I present portions of my ongoing research project, A Cultural Atlas of the Mojave Desert. Responding to calls by scholars from historical geography (e.g. Anne Knowles) and information studies (e.g. Johanna Drucker), designing the Atlas is driven by the goal to create graphic spatial forms that represent the plethora of"spaces" in which phenomena are perceived and practiced in the Mojave region. This type of atlas does not, therefore, restrict itself to the commonly practiced cartographic workflow of data-to-graticule. Instead, individual stories are unearthed from primary documents and become moments of bespoke cartographic speculation. Visualizing the many types of spaces—i.e. the many economies, spiritualities, journeys, and environments—that are concurrently produced in the same territory is something that has not been adequately addressed by the intellectual descendants of philosopher Henri Lefebvre, whose Production of Space taught us that space is so much more than a container for data.

Mapping Equity of Mobility on Campus | Cartographier l’équité de la mobilité sur un campus
Presenter: Anna Bard, University of Kentucky
We all experience a range of abilities at different points in our lives. In this talk I'll cover how we organized a multi-disciplinary interdepartmental team at the University of Kentucky to generate and visualize critical mobility related information, curated for a range of physical abilities. Typically, we think of a physical mobility limitation as a disability. However, during this talk we'll consider environmental and attitudinal barriers as the inhibitors of inclusion. We will discuss our team's process from the planning for data collection to embedding the data into the mainstream University of Kentucky web map. The end result was the development of a campus-wide accessible routing service. I'll describe how tackling this work through the lens of justice and equity elevated the quality of the project while preparing us (and others) to use maps as an advocacy tool.

avatar for Alex Tait

Alex Tait

National Geographic Society

avatar for Anna Bard

Anna Bard

Disability Program Specialist, Accessibility Map Coordinator, University of Kentucky
Talk to me about: Data and social justice, community development, diversity in tech, routing for all abilities, hats, roller coasters.
avatar for Nicholas Bauch

Nicholas Bauch

Assistant Professor, University of Oklahoma
Assistant professor of geo-humanities in the department of geography and environmental sustainability at the University of Oklahoma. There he directs the Experimental Geography Studio. His publications include Enchanting the Desert (Stanford University Press, 2016), and A Geography... Read More →
avatar for Diana Hoover

Diana Hoover

Professor, Graphic Design, University of Wisconsin - Stevens Point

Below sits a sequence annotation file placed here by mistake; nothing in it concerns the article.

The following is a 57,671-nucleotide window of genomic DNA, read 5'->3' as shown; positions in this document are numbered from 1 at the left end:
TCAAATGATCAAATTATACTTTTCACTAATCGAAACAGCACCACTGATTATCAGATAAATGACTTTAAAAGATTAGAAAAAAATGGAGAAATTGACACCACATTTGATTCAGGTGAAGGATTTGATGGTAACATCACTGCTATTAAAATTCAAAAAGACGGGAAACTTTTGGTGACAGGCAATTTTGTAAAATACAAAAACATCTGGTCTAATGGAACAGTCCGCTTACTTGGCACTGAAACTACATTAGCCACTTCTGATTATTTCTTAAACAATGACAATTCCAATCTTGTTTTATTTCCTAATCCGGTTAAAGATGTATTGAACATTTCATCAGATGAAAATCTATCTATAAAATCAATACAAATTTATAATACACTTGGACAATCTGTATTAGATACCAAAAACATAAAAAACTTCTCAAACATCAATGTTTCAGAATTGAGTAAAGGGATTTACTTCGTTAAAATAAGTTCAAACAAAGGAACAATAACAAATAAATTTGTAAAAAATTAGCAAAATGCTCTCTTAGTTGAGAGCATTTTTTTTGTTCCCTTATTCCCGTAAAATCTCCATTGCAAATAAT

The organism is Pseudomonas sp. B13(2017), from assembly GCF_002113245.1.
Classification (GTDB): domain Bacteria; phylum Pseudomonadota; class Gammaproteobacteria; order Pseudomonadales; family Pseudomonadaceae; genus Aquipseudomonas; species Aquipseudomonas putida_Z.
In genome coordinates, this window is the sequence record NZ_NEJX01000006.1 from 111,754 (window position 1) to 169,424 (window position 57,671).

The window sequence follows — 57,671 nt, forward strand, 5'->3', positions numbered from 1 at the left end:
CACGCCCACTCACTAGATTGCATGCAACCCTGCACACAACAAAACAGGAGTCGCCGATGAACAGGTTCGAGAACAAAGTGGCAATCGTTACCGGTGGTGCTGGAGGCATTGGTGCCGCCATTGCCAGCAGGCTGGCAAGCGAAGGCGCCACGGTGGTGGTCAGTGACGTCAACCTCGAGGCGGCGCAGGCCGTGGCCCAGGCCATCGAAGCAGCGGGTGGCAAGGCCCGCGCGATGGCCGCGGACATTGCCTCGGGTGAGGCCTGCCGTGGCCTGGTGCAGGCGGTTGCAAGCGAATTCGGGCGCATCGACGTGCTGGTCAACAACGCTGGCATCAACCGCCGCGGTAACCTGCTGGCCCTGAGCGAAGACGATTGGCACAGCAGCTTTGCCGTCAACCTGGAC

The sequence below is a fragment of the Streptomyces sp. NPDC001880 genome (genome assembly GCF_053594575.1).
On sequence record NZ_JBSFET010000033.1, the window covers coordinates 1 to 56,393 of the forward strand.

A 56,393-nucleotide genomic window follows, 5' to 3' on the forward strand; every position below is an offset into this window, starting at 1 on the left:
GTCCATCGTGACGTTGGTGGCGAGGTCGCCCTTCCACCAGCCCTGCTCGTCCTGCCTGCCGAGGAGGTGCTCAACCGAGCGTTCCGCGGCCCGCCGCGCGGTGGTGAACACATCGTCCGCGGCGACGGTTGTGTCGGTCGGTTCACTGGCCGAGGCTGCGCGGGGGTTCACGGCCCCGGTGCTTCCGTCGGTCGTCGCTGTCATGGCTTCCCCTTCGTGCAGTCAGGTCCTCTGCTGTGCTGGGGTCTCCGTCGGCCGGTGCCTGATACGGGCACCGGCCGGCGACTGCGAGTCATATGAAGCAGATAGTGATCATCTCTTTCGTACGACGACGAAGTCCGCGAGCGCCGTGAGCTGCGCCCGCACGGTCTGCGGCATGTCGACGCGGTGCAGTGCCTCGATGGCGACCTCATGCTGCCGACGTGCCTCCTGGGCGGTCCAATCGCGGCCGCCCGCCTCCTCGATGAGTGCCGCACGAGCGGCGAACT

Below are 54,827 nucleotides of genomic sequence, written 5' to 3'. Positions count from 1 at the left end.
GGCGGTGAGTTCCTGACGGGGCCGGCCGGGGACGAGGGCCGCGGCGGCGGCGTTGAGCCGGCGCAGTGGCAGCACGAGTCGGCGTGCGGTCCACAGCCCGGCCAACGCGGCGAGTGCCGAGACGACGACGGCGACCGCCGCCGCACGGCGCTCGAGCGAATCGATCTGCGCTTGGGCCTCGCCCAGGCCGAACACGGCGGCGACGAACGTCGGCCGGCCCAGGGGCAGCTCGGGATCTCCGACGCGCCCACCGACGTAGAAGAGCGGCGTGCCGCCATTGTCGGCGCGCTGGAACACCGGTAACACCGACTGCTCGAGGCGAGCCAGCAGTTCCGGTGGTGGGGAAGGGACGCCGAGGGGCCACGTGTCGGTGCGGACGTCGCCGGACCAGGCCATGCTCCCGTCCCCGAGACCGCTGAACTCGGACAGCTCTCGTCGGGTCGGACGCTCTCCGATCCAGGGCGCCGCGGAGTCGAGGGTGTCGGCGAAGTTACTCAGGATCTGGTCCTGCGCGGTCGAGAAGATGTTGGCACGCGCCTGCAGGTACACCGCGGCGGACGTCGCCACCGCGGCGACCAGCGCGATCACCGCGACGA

I'm all about hierarchy, visual coding of information, symbols and keys. | Love these things: patterns, typography, letterpress, 3D and lenticular imagery, printed ephemera. | I am a design educator and I do design, too. | Strong Heart Design
avatar for Dylan Moriarty

Dylan Moriarty

Cartographer & Designer

Thursday October 12, 2017 4:00pm - 5:20pm
Salons 4 & 5, Level 2


Lightning Talks III | Présentations éclairs III
5 things I learned from making maps for journalists | 5 choses que j’ai apprises en créant des cartes pour les journalistes
Presenter: Esther Needham, Azavea
Journalists often have a unique work-style and tight deadlines, sometimes at odds with a typical office workflow. But who doesn't want to have their maps published for all to see? From breaking down a story idea, to data wrangling, to time-crunched editor feedback we'll walk you through our experiences and process working with media organizations, including NextCity and WHYY, to create infographics, maps, and interactive map widgets.

Mapper vs. Mantis: Fighting Gerrymandering Through Interactive Cartography | Mapper contre Mantis : combattre le redécoupage des circonscriptions électorales par la cartographie interactive
Presenter: Kaitlin Tasker, University of Texas at Austin
Copresenters: Paul Flynn, Brendan Hoover, University of Texas at Austin
On March 10th, 2017, a panel of federal judges ruled that three of Texas' congressional districts had been illegally redrawn, violating the Constitution and the Voting Rights Act, and likely stunting the vote of the state's growing minority populations. Commonly known as gerrymandering, such redistricting has a long history in the United States. Yet, despite repeated occurrences of gerrymandering for over 200 years, many voters do not fully understand the term nor how it may affect voting in their state. Here, we present a tool for education on gerrymandering, put together by a collaborative team of geographers from the University of Texas at Austin. The web application outlines voting districts in Texas and raises awareness as to the social inequalities perpetuated through district manipulation. Users can review their districts and their respective demographics.

Crash Mapper: GeoVisualization of NYC Auto Crashes | Crash Mapper : la géovisualisation des accidents automobiles à New York City
Presenter: Chris Henrick, GreenInfo Network